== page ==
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This dog author interview is with veteran pet behaviorist and author Steve Duno, who has to date authored 19 books and scores of magazine and web articles. He has covered a wide variety of subject matter on both dogs and cats, including basic training, aggression, environmental enrichment, behavior modification, breed profiling, trick training, and pet health care. His list of recent books include The Amazing Dog Trick Kit Book (Chronicle, 2007), Last Dog On The Hill: The Extraordinary Life of Lou (St. Martin’s, 2010), and Be the Dog: Secrets of the Natural Dog Owner. Read more

5 Easy Ways to Publicize and Promote Your Book


1. Email: Long Live the 20th Century! Nothing did more for my book than an email sent on the day of my book launch, which was October 2nd. On my publication day, I emailed every contact I had in my personal account, names and email addresses I’ve held onto over the last decade. In six hours, my book, for all of one hour, cracked Amazon’s Top 100 in Fiction, clocking in at #81. No, it isn’t a bestseller, but that was pretty exciting for a debut short story collection on a small press. I’m positive that the overwhelming support from all the people whose paths I’ve crossed in the last decade lead to this initial sales success. Even if many of us bemoan being overburdened with email, it’s still the most efficient and direct way to let people know about your book. I only sent one email (I don’t spam people) but it was more than enough to give my book a boost. Read more

Writing Routines that Work


2. Write when you’re hot. Practice pays off, but if the daily grind really isn’t your thing, then follow your instincts. Write when you’re ready to pour whole chapters/stories/volumes out onto the page. Mihaly Csikszentmihalyi has spent his career considering the behaviors and thought processes of creative folks: writers, scientists, comedians, mountain climbers, visual artists, musicians, chess players. The common link? An emphasis on entering an “ecstatic state” while engaged in their chosen art form. With that in mind, while you’re on a hot streak, and can feel yourself engrossed in a project, go with it, and keep on going.

GIVEAWAY: Ariel is excited to give away a free copy of her novel to a random commenter. Comment within 2 weeks; winners must live in Canada/US to receive the book by mail. You can win a blog contest even if you’ve won before. (UPDATE: j4london won.) Read more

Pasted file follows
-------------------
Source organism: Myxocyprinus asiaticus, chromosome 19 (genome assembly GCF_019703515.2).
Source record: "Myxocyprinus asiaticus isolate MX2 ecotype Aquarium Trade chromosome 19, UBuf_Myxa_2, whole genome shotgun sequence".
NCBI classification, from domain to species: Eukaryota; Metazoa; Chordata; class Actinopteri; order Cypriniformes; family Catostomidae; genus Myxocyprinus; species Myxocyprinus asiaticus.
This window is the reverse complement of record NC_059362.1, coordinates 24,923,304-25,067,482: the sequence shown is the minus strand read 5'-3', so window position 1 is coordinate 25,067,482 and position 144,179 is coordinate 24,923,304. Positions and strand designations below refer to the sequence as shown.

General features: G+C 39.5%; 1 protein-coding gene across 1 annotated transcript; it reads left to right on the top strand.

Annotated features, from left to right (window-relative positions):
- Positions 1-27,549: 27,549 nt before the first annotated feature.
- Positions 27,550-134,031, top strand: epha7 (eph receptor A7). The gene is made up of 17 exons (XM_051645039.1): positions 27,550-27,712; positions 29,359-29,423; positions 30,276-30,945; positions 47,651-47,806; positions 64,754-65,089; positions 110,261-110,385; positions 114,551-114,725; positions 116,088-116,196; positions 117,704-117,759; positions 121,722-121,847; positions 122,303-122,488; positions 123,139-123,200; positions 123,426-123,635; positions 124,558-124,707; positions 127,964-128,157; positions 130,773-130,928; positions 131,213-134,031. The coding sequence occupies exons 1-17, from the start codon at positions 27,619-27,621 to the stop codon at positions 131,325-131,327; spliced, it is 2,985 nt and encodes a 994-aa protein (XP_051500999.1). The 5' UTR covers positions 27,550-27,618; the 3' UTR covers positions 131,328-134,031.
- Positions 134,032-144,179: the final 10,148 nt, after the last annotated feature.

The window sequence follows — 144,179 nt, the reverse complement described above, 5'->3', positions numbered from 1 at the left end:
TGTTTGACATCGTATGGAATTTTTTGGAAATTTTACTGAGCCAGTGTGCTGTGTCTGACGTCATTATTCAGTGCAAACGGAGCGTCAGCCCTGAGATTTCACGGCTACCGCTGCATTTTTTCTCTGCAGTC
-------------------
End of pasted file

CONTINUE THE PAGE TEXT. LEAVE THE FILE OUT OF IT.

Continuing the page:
How to Write a Novel: 7 Tips Everyone Can Use


2. Begin with character. Make her flawed and believable. Let her live and breathe and give her the freedom to surprise you and take the story in unexpected directions. If she’s not surprising you, you can bet she’ll seem flat to your readers. One exercise I always do when I’m getting to know a character is ask her to tell me her secrets. Sit down with a pen and paper and start with, “I never told anybody…” and go from there, writing in the voice of your character.

GIVEAWAY: Jennifer is excited to give away a free copy of her latest novel to a random commenter. Comment within 2 weeks; winners must live in Canada/US to receive the book by mail. You can win a blog contest even if you’ve won before. (UPDATE: Karen Gough won.) Read more

5 Ways to Build Solid Relationships in Your Story


2. “The Stalking Test” — Staring at a boy or girl from a distance is fine, every once in a while. Especially if the staring shows something he/she is doing that helps the reader get to know him vs. telling how attractive he/she is. A few mentions of observation/appearance are plenty. If your main character or main love interest spends an unhealthy amount of time observing another person without that person knowing, it’s probably gone a bit overboard.

GIVEAWAY: Kasie is excited to give away a free copy of her novel to a random commenter. Comment within 2 weeks; winners must live in Canada/US to receive the book by mail. You can win a blog contest even if you’ve won before. (UPDATE: Rosi won.) Read more